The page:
That's all well and good if we are discussing Target ( TGT) or Office Depot ( ODP). However, when Amazon ( AMZN) is brought into it the conversation changes. Amazon has been more successful at chipping away at Walmart in terms of cost from the standpoint of tax savings as well as improved shipping times.

Walmart will now be able to overcome this somewhat. First, it understands that paying $12 million per second in the checkout process needs to be improved. One of the ways it sought to do this was to add self-checkout lanes.

However, the savings would pale in comparison to fully changing the entire transaction process. With the help of Apple, it seems prepared to take it a step further. The only question is, where will it lead?

It seems plausible that customers will be able to complete the entire transaction with the iPhone using the credit card attached to the account in the same manner that consumers pay for apps, music games etc. In addition to Starbucks, companies including McDonald's ( MCD), which has just partnered with eBay's ( EBAY) PayPal unit, have also started looking at the advantages of mobile payments.

It seems these companies have no choice but to embrace the idea if they wish to stay competitive and minimize loss revenue due to excessively long lines.

What's more, I think eventually shoppers will be able to use their iPhones to shop and pay for items and then get them at the local store, taking away some of the advantage Amazon currently enjoys.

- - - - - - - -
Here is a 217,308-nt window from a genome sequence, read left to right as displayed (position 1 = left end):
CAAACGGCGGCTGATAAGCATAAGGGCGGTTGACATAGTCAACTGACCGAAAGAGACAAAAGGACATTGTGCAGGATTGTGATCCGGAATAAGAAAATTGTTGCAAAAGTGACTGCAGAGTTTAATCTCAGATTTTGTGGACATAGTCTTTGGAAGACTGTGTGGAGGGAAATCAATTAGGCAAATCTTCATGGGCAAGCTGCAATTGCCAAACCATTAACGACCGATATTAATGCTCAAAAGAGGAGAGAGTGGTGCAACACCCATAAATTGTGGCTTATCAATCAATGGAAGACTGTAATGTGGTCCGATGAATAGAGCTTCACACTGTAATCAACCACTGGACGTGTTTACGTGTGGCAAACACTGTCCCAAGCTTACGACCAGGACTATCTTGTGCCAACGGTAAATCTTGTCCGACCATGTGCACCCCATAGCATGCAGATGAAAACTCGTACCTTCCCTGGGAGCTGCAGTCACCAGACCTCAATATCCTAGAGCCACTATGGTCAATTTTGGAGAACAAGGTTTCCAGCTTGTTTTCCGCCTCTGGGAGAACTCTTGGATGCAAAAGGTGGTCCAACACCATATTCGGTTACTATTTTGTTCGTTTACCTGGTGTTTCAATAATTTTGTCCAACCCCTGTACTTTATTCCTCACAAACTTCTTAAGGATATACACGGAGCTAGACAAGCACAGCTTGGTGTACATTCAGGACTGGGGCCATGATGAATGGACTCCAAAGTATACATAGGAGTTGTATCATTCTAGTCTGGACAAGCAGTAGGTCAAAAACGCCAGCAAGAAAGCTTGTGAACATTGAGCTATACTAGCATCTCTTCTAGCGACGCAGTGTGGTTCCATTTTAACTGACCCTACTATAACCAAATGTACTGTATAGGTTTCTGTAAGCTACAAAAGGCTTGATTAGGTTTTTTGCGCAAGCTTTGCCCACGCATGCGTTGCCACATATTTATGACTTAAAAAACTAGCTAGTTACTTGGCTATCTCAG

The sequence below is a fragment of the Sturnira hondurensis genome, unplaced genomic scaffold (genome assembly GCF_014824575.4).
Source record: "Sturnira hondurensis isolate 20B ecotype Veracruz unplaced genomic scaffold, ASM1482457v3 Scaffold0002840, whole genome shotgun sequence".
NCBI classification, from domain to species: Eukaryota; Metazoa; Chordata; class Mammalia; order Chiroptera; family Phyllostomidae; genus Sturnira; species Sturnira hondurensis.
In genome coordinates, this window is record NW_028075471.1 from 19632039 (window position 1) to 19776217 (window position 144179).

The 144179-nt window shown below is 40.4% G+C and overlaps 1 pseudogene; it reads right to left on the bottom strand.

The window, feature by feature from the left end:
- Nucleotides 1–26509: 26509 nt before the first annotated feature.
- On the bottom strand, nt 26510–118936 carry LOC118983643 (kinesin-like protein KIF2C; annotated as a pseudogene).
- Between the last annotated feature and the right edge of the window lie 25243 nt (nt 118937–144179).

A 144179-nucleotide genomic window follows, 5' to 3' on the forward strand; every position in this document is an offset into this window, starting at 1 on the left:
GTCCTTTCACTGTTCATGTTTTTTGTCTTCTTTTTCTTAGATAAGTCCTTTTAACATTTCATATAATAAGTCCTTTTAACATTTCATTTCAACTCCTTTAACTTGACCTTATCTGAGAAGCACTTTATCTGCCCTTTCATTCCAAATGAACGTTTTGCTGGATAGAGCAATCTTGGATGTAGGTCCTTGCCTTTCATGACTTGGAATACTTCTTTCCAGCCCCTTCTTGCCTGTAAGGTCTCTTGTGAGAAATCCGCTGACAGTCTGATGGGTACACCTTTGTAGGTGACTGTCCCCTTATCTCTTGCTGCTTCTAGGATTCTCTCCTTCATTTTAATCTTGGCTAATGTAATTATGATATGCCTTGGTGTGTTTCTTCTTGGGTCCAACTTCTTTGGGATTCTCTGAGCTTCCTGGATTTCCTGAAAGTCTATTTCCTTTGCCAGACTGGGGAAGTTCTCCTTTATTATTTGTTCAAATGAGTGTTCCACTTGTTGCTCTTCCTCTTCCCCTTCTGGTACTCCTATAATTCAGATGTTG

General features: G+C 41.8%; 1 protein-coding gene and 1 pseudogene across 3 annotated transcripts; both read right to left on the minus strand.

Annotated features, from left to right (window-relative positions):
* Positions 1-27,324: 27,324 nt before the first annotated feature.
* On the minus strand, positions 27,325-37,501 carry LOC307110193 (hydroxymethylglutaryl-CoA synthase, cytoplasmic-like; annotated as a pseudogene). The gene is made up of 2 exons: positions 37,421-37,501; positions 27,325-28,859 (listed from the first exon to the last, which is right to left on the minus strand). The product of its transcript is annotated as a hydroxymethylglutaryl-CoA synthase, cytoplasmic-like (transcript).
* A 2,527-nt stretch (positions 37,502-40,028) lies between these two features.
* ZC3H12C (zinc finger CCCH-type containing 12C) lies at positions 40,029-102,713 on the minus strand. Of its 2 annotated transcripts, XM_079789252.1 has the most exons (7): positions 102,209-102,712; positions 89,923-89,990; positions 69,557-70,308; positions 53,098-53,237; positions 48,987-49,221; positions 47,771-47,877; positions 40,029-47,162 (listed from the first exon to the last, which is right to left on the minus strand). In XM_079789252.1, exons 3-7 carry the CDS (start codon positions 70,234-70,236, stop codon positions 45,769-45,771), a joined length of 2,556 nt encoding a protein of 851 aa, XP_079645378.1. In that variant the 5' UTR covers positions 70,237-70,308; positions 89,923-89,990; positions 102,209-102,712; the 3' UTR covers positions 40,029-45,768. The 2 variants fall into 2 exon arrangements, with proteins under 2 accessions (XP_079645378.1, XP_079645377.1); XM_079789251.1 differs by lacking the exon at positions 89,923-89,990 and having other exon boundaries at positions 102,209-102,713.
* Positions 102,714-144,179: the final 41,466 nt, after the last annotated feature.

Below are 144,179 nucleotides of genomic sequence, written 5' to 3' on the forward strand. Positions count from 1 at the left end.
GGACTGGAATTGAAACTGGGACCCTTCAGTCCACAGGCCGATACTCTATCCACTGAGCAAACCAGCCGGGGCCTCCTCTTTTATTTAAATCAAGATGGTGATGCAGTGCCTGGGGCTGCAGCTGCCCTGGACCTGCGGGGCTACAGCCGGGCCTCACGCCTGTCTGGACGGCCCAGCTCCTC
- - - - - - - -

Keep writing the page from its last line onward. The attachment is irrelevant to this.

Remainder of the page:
Regardless of how you feel about Walmart, the company deserves quite a bit of credit for considering this idea. As embattled as it has been over the years for a myriad of reasons, the company remains firm on moving forward and executing its mission.

This time it has looked upon Apple and technology to help it maintain its reputation for saving customers more money as well as now save them time.

Well, I suppose at a cost of $12 million per second, I would want customers out of the store as fast as possible, too.

At the time of publication, the author was long AAPL and held no position in any of the other stocks mentioned.

This article was written by an independent contributor, separate from TheStreet's regular news coverage.
Richard Saintvilus is a private investor with an information technology and engineering background and has been investing and trading for over 15 years. He employs conservative strategies in assessing equities and appraising value while minimizing downside risk. His decisions are based in part on management, growth prospects, return on equity and price-to-earnings as well as macroeconomic factors. He is an investor who seeks opportunities whether on the long or short side and believes in changing positions as information changes.

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